The hot and cold markets of 2019 so far

As we reach the mid-point of the year, Windpower Monthly takes a look at which markets are on a hot streak, and which are suffering from a freeze in installations.

China is on course to pass 200GW of installed wind capacity this year (pic: Goldwind)
China is on course to pass 200GW of installed wind capacity this year (pic: Goldwind)

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There are many markets that have yet to install any wind capacity in 2019, according to the data from Windpower Intelligence, the research and market analysis arm of Windpower Monthly. However, more than 30 countries have added some new turbines.

So far in 2019, according to Windpower Intelligence, an estimated 14.6GW of new capacity has been installed worldwide, down slightly on the roughly 15.6GW that had been added at the same point of the year in 2018.

Hot spots

The world’s leading market, China, is estimated to have increased its level of installations. According to Windpower Intelligence, almost 7.9GW of new capacity has been added so far in 2019, up from just under 7.1GW a year ago.

The market has cooled slightly since 2015, when it added more than 30GW, but is expected to hold steady at around 20GW a year, even with the introduction of auctions in the early part of the next decade. For now, China's installed capacity is projected at roughly 192GW, so could be expected to break the 200GW barrier if the pace of growth is maintained.

Argentina is a rapidly growing market. At the mid-point of 2018, the South American country was estimated to have had almost 330MW of wind capacity installed, according to Windpower Intelligence, after adding around 100MW in the first half of that year.

Now, it is likely to have almost 900MW of operating capacity, with more than 250MW added in the first half of 2019. The country is benefitting from its competitive energy tenders, which procured almost 4GW of wind since 2016. The government is targeting 20% renewable electricity by 2025. There are concerns, however, that this surge of installations could be cut short amid an increasingly worrying economic environment.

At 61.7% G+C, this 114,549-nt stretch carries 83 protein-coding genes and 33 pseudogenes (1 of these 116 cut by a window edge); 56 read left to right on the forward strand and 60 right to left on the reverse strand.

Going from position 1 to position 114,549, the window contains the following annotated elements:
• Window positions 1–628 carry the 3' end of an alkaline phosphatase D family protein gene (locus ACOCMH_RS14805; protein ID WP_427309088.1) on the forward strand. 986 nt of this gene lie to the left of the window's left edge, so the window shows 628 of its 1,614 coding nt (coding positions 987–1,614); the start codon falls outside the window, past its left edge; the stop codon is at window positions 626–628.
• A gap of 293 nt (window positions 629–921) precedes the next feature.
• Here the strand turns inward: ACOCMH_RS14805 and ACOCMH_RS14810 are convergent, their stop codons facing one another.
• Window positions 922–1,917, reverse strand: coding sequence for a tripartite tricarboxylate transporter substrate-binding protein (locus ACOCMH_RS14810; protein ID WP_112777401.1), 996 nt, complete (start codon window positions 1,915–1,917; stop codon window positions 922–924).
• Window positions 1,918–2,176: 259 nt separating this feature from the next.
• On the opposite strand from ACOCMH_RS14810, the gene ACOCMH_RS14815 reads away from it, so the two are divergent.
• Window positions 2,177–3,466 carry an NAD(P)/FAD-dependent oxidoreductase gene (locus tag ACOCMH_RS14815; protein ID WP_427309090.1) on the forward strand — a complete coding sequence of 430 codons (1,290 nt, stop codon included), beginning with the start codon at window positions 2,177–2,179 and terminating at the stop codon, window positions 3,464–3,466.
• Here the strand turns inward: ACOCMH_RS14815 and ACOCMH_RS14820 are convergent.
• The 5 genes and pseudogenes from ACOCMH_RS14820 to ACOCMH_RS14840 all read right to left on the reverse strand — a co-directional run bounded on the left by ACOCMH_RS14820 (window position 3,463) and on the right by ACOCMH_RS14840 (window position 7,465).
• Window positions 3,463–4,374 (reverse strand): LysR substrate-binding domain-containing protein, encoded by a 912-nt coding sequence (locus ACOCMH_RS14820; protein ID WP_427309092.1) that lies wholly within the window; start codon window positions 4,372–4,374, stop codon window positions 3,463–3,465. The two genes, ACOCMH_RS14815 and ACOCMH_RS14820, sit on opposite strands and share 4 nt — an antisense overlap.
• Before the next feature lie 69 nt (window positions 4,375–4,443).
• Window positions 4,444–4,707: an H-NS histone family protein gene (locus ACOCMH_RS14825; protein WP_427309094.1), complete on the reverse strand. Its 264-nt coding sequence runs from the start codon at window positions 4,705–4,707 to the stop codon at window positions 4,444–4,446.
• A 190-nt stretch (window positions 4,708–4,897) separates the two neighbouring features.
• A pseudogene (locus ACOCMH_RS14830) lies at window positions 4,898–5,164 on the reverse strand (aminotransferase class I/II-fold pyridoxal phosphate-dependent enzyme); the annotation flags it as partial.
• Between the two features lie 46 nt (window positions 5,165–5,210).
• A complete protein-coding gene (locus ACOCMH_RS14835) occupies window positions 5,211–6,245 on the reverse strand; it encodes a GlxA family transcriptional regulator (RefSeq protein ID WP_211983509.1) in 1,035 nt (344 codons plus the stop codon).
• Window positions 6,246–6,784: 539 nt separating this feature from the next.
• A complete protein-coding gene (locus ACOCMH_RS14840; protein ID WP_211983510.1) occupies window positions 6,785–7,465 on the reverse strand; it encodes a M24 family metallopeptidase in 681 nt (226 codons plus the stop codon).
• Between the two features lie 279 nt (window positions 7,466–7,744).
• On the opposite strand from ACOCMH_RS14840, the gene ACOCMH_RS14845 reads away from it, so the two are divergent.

Nearby Mexico is also fairing well. So far this year, the country added an estimated 975MW, up from the comparatively measly 30MW estimate from H1 2018. Mexico broke the 5GW milestone in this half year, with capacity now forecast to exceed 5.9GW. Wood Mackenzie predicted Mexico will commission 1.7GW across 2019 overall, and add more than 7GW in the next decade.

Despite the cancellation of power auctions in Mexico, new projects can be supported by power purchase agreements (PPAs) with commercial and industrial customers.

Mexico’s US neighbour meanwhile seems to be slightly behind last year’s estimate of over 1.7GW, adding approximately 1.4GW in the first half of this year. With the forecast for cumulative installed capacity now standing at almost 98GW, it will surpass the 100GW milestone imminently.

In Europe, Sweden is currently the place to be. It installed an estimated 340MW in the first half of the year, according to Windpower Intelligence, growing its market by 5%. The Scandinavian country has a large pipeline, which includes some large projects, such as the 1.1GW Markbygden complex.

Sweden is the place to be in Europe (pic: Mott MacDonald)

But the influx of projects is a concern. The flood of renewable energy certificates on the market (shared with Norway) may see prices fall too an unsustainable level.

Elsewhere in Europe, Italy is expected to have joined the 10GW club, having added 76MW in the first six months of the year, Windpower Intelligence has suggested.

Cold

While the UK — thanks to its offshore market — and Germany installed more capacity than Sweden in the first six months of the year (an estimated 739MW and 694MW, respectively), their totals are way down on 2018.

The UK’s installation rate has fallen 52% from around 1.5GW, according to Windpower Intelligence, while Germany’s new capacity is down 64% from about 1.9GW. Both countries’ struggles with onshore wind power are well documented.

The UK’s overreliance on offshore wind and its moratorium on onshore means capacity will continue to grow, but not at its full potential.

The UK's offshore wind sector is driving its capacity growth (pic: Ørsted)

Germany, meanwhile, has a lot of pipeline capacity tied up in permitting procedures. Additionally, its auction processes from 2017 allow community-owned projects longer lead times to execution, which has created a lull in deployment.

Turkey, meanwhile, has stuttered, adding just 26MW in 2019 so far, according to Windpower Intelligence, down from 190MW a year ago. But the results of May’s 1GW Yeka auction — two years after the first round — means a solid pipeline remains.

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